Since 1985, the foundation has invested $220 million into Southern California youth sports. This includes $103.3 million in direct grants, plus spending on foundation-initiated youth sports programs, coaching education, research projects, youth sports conferences.
The foundation has developed a major sports library and digital collection, and has published reports on, among other topics, the prevention of ACL injuries, the educational benefits of youth sports, increasing Latina sports participation and tackling in youth football.
The foundation’s grants have served three million young people (under age 17). Some 1,100 organizations have received grants. About 80,000 youth sports coaches have been trained.
Simply put, is there another institution in the world, anywhere, that has done anything like the LA84 Foundation?
Remarkably, it has done even more — its definition of “legacy” incredibly expansive.
LA84 has made over $20 million in infrastructure grants. That investment, in turn, has leveraged another $100 million from other funders. That money has meant nearly 100 facilities have been refurbished or built from the ground up.
Among the most notable projects: the John Argue Swim Stadium at Exposition Park across from the University of Southern California, in which the 1932 Olympic Swim Stadium was refurbished, and the construction of the Rose Bowl Aquatics Center in Pasadena, California.
LA84 has an ongoing partnership with the Los Angeles Dodgers Foundation. To date, 30 baseball fields have been built.
That $232.5 million figure has long been a source of fascination, if not more.
In 1978, Los Angeles voters, by a wide margin, voted against public funding for the Games. And as the official report of the 1984 Games notes, the federal government turned down a $200 million grant request from the LA84 organizing committee in the "early" planning stages.
Even so, there absolutely was public spending on the Games.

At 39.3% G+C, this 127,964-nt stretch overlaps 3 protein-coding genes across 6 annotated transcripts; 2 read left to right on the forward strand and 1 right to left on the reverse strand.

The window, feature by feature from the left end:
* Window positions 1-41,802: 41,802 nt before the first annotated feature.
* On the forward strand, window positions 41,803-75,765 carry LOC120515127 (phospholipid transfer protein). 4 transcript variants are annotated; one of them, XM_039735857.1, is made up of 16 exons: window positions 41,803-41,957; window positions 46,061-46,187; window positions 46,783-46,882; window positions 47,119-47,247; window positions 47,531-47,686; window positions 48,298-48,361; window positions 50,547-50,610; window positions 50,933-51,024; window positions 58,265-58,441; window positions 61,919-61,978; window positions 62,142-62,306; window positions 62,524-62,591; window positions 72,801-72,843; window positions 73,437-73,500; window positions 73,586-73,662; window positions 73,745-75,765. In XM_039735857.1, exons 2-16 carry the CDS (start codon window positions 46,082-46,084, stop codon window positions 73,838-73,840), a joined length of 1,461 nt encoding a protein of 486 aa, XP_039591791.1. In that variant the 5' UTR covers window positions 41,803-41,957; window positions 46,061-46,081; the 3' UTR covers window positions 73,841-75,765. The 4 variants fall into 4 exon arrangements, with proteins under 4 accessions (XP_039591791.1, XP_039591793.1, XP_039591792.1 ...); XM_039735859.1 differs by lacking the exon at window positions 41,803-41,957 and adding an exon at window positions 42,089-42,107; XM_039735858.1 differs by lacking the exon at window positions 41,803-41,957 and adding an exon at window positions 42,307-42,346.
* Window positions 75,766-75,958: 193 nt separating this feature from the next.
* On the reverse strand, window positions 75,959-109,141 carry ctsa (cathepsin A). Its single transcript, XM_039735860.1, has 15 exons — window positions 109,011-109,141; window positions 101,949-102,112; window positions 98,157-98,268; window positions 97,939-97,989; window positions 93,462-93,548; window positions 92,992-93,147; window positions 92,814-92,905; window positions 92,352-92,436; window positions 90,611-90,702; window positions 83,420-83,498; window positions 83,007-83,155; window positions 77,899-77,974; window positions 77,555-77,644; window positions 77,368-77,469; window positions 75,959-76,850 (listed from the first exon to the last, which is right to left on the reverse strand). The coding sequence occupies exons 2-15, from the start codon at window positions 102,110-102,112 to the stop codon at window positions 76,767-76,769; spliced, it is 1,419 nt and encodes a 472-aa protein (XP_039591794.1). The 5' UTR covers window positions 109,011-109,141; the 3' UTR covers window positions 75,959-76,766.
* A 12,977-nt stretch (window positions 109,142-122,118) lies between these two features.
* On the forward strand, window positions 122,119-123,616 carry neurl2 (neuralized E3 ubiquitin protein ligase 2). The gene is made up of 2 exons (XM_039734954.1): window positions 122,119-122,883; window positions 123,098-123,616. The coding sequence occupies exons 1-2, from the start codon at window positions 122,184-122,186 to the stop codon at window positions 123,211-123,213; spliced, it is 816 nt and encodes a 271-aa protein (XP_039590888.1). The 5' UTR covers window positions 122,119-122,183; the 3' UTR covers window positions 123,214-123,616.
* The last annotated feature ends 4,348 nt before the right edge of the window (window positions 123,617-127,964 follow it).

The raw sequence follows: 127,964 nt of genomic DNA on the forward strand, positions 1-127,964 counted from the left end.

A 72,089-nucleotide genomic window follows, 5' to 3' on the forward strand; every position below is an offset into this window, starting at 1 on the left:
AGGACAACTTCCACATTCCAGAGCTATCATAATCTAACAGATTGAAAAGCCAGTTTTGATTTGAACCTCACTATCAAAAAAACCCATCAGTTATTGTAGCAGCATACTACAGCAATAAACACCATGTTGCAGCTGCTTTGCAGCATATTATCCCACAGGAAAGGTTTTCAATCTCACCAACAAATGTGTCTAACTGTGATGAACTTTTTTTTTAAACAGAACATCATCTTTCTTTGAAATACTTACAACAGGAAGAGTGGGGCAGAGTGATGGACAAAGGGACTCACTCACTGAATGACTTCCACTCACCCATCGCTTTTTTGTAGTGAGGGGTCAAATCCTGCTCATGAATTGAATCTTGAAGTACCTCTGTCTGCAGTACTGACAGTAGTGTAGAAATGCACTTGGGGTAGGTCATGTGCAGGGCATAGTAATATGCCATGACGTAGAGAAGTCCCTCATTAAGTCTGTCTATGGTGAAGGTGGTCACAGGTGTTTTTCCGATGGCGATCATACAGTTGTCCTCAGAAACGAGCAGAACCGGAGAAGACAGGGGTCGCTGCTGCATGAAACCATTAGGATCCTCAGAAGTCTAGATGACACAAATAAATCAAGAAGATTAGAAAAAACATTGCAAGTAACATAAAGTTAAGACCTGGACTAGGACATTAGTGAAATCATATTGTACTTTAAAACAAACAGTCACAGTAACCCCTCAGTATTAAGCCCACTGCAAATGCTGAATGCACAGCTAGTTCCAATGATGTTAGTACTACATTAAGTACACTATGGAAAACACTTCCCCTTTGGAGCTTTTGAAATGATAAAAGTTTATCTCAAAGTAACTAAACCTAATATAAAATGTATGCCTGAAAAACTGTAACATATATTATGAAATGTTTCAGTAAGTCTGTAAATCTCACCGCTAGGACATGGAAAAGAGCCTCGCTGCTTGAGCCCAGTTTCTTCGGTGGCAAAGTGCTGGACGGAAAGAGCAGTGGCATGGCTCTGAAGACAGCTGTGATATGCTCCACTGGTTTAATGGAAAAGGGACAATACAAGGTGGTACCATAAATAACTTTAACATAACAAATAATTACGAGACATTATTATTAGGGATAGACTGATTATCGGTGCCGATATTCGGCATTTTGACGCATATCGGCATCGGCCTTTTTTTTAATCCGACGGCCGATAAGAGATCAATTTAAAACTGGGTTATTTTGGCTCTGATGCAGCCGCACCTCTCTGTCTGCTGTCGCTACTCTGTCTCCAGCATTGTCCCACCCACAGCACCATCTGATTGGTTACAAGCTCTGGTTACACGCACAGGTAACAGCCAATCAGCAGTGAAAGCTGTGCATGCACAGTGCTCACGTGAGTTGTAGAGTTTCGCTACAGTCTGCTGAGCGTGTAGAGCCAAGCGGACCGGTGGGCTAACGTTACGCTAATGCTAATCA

-- The federal government spent $30 to $35 million for security; other federal agencies projected another $38 million in spending, which was accounted for through additional appropriations or by reduced spending in non-Olympic areas. The LA84 organizing committee budgets do not account for these federal funds.
-- The state of California would claim $14.3 million in unreimbursed Olympic costs but only $3.6 million represented a special appropriation.
-- The organizing committee paid for policing in Los Angeles and other Southern California cities.
Overall, the $232.5 million surplus is, as it should be, strictly a reflection of the organizing committee's budget. Even so, if you were to figure in federal, state and local spending, there's still no question the organizing committee would have finished the 1984 Olympics way into the black.
On November 1, 1984, the LA Times published a story whose headline declared, “Giant Olympic Surplus Spills Over Into Anger.” At that point, the surplus was being estimated at perhaps $150 million — the $232.5 million figure would not yet be known — and the city attorney in Fullerton, California, was bemoaning the money it had paid out to hold the Olympic team handball events at the Cal State campus there.
It would be a fascinating measure of legacy, indeed, to weigh the costs to taxpayers in or before 1984 against LA84 Foundation grants to public entities in the 30 years since.